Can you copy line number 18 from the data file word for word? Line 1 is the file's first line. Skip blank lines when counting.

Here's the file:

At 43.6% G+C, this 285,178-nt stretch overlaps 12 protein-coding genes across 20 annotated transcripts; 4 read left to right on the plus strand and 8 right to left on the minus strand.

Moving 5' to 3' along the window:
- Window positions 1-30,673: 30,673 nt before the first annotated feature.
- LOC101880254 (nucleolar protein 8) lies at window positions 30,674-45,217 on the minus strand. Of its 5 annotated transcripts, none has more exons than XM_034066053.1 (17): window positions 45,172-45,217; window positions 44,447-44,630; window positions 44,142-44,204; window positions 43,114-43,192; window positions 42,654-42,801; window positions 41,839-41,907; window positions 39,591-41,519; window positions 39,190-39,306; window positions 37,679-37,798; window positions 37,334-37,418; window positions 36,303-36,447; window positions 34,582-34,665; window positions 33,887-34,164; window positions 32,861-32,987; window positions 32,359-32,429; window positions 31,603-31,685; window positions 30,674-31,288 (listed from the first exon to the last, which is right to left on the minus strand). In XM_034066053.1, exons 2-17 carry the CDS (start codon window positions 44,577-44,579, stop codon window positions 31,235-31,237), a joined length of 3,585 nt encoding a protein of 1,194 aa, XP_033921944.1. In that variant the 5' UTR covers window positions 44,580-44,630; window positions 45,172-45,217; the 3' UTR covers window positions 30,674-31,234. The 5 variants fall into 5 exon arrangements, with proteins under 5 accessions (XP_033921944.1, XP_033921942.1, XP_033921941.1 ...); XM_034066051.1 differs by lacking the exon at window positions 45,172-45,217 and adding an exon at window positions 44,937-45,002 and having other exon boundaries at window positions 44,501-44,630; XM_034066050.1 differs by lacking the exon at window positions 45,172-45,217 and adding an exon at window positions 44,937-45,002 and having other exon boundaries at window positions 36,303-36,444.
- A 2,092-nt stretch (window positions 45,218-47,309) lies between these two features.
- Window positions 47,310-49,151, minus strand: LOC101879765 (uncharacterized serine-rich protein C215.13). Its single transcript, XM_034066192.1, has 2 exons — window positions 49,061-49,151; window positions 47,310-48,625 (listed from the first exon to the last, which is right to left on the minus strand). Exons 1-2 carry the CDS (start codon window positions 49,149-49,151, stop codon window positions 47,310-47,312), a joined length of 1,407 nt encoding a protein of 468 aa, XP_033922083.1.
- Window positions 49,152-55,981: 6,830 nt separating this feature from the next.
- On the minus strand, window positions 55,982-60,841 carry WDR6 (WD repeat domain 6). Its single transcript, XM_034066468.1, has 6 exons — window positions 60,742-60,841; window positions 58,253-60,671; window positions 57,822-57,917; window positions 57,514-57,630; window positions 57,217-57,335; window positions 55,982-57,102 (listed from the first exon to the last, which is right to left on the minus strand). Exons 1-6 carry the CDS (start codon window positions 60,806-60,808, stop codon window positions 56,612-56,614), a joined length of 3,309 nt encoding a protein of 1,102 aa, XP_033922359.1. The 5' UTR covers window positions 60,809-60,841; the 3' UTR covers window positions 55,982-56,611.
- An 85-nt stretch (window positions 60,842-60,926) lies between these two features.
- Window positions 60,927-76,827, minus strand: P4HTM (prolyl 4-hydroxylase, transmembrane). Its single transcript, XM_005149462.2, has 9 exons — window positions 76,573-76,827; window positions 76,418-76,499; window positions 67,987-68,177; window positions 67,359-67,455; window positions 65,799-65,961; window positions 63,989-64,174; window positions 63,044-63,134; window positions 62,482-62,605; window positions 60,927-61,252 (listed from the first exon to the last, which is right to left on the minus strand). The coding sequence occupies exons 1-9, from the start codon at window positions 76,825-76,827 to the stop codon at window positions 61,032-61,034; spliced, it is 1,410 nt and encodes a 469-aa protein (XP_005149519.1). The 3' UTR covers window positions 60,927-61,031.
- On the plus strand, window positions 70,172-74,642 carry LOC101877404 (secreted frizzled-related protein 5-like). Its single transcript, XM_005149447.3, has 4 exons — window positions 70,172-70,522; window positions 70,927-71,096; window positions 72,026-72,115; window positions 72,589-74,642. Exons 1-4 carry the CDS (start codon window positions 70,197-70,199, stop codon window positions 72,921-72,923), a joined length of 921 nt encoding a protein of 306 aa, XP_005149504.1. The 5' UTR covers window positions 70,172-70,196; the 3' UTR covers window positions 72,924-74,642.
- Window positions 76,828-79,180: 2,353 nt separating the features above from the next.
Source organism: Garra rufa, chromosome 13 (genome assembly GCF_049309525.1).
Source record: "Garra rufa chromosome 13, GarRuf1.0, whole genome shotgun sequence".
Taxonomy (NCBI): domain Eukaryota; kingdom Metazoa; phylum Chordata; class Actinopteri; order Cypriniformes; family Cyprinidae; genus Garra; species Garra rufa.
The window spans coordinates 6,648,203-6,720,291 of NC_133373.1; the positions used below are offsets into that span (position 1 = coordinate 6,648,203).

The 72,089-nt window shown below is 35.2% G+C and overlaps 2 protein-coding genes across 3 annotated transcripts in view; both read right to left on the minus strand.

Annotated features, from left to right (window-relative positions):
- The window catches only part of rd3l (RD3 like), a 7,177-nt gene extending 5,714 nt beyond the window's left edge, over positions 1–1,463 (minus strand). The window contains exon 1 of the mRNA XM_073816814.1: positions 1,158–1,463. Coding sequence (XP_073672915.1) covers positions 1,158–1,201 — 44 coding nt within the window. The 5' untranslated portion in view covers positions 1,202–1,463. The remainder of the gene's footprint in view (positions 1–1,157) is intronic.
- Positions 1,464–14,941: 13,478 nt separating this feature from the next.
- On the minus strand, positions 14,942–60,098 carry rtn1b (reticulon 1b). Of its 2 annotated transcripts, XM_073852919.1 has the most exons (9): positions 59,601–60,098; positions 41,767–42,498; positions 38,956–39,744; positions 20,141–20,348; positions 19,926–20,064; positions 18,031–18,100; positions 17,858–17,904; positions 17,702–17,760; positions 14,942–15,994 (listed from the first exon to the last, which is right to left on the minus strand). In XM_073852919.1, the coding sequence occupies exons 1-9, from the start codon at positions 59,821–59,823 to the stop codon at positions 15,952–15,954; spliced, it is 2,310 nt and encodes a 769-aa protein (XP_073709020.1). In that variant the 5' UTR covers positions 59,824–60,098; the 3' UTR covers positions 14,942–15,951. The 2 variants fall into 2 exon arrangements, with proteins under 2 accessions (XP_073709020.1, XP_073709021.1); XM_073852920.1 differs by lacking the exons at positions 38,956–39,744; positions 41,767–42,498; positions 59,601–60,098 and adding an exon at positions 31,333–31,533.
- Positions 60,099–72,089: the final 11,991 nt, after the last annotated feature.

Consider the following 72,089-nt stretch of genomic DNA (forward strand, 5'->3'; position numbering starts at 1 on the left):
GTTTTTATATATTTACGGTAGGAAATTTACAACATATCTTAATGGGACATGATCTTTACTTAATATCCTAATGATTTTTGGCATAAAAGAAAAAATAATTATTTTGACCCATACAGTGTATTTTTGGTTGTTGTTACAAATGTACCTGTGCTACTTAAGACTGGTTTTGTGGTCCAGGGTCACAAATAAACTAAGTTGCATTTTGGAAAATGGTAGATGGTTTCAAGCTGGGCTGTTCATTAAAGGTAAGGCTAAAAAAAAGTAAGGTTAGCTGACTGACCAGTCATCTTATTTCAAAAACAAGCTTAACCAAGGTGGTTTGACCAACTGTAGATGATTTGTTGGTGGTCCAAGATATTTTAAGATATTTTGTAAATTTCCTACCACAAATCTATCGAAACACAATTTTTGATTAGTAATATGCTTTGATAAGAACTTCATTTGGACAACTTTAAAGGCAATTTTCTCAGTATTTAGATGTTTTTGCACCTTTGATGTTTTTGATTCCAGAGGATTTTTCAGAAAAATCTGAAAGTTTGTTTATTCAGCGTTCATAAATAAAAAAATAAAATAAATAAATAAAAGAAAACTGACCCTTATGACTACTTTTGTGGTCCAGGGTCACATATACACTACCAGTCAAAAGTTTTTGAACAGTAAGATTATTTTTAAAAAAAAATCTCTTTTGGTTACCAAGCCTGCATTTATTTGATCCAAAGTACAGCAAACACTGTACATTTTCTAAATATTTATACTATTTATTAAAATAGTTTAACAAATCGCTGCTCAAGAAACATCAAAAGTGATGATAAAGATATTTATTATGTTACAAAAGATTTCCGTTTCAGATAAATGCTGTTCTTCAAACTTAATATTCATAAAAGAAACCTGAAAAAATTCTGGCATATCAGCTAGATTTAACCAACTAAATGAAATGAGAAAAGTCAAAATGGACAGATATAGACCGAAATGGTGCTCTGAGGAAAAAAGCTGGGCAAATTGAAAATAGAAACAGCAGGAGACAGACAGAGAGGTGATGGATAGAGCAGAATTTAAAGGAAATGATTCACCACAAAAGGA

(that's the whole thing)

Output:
Annotated features, from left to right (window-relative positions):